Having dealt with several physical and cognitive challenges such as a congenital heart defect, dyslexia and ADHD, Roper was moved by the significance of the project. “My experiences have helped me to be more aware of what courage it takes to live a full and meaningful life, in spite of difficulties.” Roper adds. “My wife of 36 years is the Director of the Achievers’ Center for Education, a small, private Christian secondary school in San Antonio for students with special needs, has also given me great insights.”
Other art pieces in the park include bronze figures of children by Randolph Rose and kinetic sculptures by Jim LaPaso.
Morgan’s Wonderland is the world’s first ultra-accessible family fun park. Located at the old Longhorn Quarry at Thousand Oaks and Wurzbach Parkway in northeast San Antonio, the 25-acre park is specifically designed for children and adults with special needs where they can enjoy recreation with family and friends in a fun and safe environment. Special needs children and adults have access to Morgan’s Wonderland at no cost, and only a nominal fee for those accompanying the individual special needs. Reservations prior to each visit to the park are required. This can be accomplished online at http://www.MorgansWonderland.com or by calling the reservation line at (210) 637-3434.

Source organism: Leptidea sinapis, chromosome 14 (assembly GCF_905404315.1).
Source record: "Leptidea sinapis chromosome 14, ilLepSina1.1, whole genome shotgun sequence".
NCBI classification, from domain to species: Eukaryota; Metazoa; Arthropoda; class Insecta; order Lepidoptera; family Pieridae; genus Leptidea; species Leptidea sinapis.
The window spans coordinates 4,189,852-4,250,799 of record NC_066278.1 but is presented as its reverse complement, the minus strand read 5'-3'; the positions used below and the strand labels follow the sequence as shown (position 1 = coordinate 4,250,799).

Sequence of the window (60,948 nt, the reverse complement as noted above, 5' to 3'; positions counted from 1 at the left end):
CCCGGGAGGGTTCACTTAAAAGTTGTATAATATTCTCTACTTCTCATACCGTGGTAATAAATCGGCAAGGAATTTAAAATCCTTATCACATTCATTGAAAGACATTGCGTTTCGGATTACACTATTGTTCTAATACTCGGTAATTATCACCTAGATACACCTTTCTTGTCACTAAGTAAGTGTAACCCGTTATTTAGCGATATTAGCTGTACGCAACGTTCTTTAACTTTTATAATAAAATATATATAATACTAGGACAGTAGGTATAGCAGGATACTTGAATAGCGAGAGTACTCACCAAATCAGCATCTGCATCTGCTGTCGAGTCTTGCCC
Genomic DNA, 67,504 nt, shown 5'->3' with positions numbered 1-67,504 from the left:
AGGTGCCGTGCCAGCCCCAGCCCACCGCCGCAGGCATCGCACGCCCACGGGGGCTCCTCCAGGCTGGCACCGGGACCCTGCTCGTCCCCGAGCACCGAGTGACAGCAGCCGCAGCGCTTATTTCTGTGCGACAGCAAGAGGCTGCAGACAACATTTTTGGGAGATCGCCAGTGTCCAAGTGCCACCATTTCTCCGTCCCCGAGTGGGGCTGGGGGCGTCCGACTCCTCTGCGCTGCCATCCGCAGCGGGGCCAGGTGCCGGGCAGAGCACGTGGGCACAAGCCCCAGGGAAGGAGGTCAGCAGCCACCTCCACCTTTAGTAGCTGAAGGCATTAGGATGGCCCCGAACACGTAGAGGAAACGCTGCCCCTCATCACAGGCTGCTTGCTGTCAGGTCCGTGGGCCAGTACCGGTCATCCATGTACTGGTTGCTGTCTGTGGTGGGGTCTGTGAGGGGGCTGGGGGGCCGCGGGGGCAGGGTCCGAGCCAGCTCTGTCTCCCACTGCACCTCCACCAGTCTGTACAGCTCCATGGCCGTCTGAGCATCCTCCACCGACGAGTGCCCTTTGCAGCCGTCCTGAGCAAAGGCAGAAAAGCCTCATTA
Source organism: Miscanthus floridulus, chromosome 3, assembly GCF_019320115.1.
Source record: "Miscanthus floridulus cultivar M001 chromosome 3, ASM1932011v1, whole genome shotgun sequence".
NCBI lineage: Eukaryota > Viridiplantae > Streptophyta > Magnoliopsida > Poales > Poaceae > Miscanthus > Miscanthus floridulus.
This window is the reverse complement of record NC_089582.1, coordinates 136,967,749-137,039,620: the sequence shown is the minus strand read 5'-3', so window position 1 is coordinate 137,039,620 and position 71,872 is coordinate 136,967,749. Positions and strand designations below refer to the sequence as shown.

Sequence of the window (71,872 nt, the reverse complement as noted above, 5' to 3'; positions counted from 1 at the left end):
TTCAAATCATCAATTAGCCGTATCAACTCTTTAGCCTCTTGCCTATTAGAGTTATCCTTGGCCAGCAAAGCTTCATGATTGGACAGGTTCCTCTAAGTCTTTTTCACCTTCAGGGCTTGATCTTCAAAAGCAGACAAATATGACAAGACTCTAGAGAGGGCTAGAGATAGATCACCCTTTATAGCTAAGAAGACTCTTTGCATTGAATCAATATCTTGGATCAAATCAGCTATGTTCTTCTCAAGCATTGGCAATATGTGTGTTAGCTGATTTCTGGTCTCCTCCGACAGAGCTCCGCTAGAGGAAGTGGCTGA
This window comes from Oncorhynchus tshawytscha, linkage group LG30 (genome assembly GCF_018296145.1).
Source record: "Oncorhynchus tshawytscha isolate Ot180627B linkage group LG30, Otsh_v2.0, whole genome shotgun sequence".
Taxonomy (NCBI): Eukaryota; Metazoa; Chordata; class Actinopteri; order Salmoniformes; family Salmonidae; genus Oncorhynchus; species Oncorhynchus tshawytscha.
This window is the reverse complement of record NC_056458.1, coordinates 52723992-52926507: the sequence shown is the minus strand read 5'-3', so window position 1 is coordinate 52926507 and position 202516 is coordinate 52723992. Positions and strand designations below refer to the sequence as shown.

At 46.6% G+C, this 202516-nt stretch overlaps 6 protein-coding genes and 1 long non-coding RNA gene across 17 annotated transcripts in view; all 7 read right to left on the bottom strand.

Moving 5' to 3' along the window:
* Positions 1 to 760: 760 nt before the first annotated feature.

Doug Roper’s love for art and history began while spending his childhood in Europe, Central and South America, Southeast Asia and the United States. Encouraged by the noted sculptress Waldine Tauch, Roper’s formal training began at the Warren Hunter School of Art in the 1970s. He is a life member of the Coppini Academy of Fine Arts, as well as the Boerne Area Artists Association.
He spends the majority of his time creating commissioned sculptures and limited edition bronzes in many themes, including—but not limited to—western, wildlife, figurative work, fantasy and religious. Sizes of execution range from three-dimensional larger-than-life figures to miniatures, bas relief and presentation pieces. Roper has exhibited in numerous galleries and art shows and has received a variety of awards, including Artist of the Year, Coppini Academy of Fine Art, San Antonio and Best of Show, Sundown Gallery Art Show, Taos, New Mexico.
His creative works have been shown throughout the country and can be found at the War Dog Memorial Monument, Long Island, New York; US Air Force Academy at Colorado Springs, Colorado; the CEO’s office of the Hershey Corporation, Hershey, PA; St. Mary’s University, San Antonio; Sandhill Shores, Galveston; Kelly Air Force Base, San Antonio; Cibolo Nature Center, Boerne; Jefferson United Methodist Church, San Antonio; Travis Park United Methodist Church, San Antonio; University United Methodist Church, San Antonio; and more than 300 creative works in private collections. He was one of seven artists whose work was selected as part of the cultural exchange with Kyoto, Japan.
Roper’s creative works can be viewed online at http://www.dougroper.com. He can be reached for more information at The Carriage House Gallery in Boerne, Texas at (830) 248-1184, at his studio in San Antonio at (210) 684-6368.